A little late on this post. A window on a cat’s desire…
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When I was younger and full of spunk, that was my answer.
But that was before society crashed into my psyche and started asking why I do nearly everything I do. Why do you do that? What were you thinking? What was your motive? What do you suppose happened? What will you do in the future to change?
I’ve apologized for so many things I’ve done, small and large, until I feel like I’m going to break. Self-esteem has hit rock bottom off and on for 50 years. And you know what? I don’t know why I do a lot of things. And I’m tired of explaining, justifying, apologizing.
I finally remembered something my mom said years ago, and it’s my mantra now. “Because it seemed like a good idea at the time.”
This is my philosophy from now on. Why not?
So much for crocheting that afghan. Recently, I discovered what Piero had been up to for the last few weeks. It’s not a pretty sight.
When I carried him upstairs and asked him what he thought he was doing, he looked at me and ‘told me’ that he did it for love.
And then I melted when I saw what he meant.
The day after La Befana will always be the day we put down our beloved Vladimir, who had been gravely ill with intestinal cancer. Five years ago on a sunny January 7th, his time was up and my heart still cries a little.
Vladimir, “so dignified and pure of heart” as our brother-in-law, Eddie, wrote, will be forever etched into my life and soul. Our beginnings here in Italy were made all the more wonderful with his presence.
An excerpt from my book, The Field Stones of Umbria, describes his last two days with us:
He spent the last few days of his life resting in the gardens, in the sunshine. He had stopped eating again, and this time we knew it was the end. The day before we put him down, I sat with him in the Japanese garden for an hour. We listened to the horses in the field, the sheep and their bells in the hills, and he watched the birds with his usual intensity.
A large woodpecker landed near the bamboo, and he leaped off my lap. Even though he couldn’t eat and was down to nine pounds from twenty, his instinct as a great hunter flashed for another moment. He was poetry in motion and I momentarily forgot that he was about to die.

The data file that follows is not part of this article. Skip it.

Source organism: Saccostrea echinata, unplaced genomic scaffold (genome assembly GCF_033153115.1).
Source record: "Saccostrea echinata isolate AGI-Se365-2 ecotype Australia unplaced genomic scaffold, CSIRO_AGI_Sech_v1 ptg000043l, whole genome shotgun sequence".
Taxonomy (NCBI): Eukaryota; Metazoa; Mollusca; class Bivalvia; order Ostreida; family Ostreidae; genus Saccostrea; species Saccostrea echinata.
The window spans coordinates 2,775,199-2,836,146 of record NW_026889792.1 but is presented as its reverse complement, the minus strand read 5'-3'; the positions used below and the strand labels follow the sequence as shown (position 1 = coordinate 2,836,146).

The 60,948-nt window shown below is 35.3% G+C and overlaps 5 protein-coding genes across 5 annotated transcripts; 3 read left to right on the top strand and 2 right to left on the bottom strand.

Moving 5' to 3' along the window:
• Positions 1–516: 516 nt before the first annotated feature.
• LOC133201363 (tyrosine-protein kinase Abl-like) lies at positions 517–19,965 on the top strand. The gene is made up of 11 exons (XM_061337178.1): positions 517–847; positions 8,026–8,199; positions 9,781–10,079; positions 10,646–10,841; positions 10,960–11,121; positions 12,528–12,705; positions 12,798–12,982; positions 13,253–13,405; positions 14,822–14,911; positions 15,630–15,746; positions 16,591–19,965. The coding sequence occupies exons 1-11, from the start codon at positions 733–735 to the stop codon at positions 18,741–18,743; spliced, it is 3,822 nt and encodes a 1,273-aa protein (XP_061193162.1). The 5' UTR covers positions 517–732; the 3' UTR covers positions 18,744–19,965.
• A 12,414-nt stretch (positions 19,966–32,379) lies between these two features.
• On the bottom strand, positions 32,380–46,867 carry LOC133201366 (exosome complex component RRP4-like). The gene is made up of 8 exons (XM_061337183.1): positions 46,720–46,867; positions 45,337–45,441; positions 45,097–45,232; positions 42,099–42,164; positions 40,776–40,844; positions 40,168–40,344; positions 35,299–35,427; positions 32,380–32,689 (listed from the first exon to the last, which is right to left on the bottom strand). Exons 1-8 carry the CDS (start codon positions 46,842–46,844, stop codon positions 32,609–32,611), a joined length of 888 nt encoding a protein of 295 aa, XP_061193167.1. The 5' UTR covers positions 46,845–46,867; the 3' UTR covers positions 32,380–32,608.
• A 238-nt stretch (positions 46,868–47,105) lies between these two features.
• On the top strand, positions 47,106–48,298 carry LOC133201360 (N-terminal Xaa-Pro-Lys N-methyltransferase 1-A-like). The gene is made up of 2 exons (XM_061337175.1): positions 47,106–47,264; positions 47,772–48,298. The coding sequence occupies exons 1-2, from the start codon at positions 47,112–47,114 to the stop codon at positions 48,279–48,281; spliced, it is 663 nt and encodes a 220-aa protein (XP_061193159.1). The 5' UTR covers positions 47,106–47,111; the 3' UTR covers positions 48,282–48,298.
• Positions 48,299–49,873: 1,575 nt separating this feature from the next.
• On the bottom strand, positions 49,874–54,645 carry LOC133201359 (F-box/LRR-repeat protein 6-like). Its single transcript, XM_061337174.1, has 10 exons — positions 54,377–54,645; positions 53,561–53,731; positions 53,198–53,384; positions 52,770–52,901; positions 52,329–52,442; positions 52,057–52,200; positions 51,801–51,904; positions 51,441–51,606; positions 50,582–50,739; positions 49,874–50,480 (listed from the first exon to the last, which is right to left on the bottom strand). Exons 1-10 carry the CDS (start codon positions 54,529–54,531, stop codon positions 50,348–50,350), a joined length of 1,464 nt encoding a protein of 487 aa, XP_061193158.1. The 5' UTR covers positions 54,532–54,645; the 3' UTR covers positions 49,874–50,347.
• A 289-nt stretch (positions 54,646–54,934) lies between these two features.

The next day, when it was time to go, I found him in the lower meadow near the stream. I picked him up, his poor skinny body weighing nothing, and he draped himself on my shoulder. We walked all around the grounds, and I talked to him about the fields, the stream, the olive trees, the meadow, the lavender and rosemary, the bamboo and Japanese maples. I told him that all of “his nature” would miss his beautiful presence. He touched his nose to my lips, our secret kiss that we’d coveted for 12 years.
It was time to go. Pavel and I didn’t talk on the way to the vet. What is there to say? You have to do this, and there’s no turning back.
I held him while he was going under, Pavel at my side, both of us crying. The roller coaster of emotion had taken its last uphill climb. Our vet was amazing. Vladimir didn’t feel anything. He died peacefully. She cried with us.
We remember all of his antics, his playing, his purrs in the night. He still kisses me in his secret way. But most of all, we see his beautiful eyes gazing directly at us—questioning, understanding, loving, and connecting as no other animal has ever done.
Vladimir. So dignified and pure of heart.
Inside watching his favorite wild-life show…
Normally don’t post two…but couldn’t resist this one. So wistful as he’s no longer with us.
So far away.
Doesn’t anybody stay in one place anymore?
It would be so fine to see your face at my door.
Doesn’t help to know you’re just time away…
-Carole King, Tapestry, 1971.
One of the hardest things (perhaps really the only hard thing) about living in Italy is that we’re so far away from our loved ones. I wouldn’t trade living in Italy for anything else, and yet… If only we could beam everyone here for the weekend!
At night, when I go out on the terrace to hear the footfalls of the deer in the fields, the night birds, the rain, or look at the moon, I think of our family in the U.S., our friends, my mom. So many things I want to tell her about, but alas, I can’t. At least not in reality. I can still tell her about the music we’ve just listened to, which she would love. Or the full moon–her passion. Or something our little Olinka did today, like climbing the olive tree.
When one lives as an outsider in a foreign country, it takes courage to keep the spirits up, to make new friends, to keep appreciating the amazing things one has. At least we made the choice to live here. The thought of the millions of refugees around the world who have been tossed out of their homelands because of tyrannical governments, religion, slave-trade, or war…well, it’s just impossible to fathom their cruel fate.
So, the moment of sadness passes, the thankfulness we feel for our lives returns, and the good memories dance in my mind. They warm the heart. They make it all worthwhile being so far away.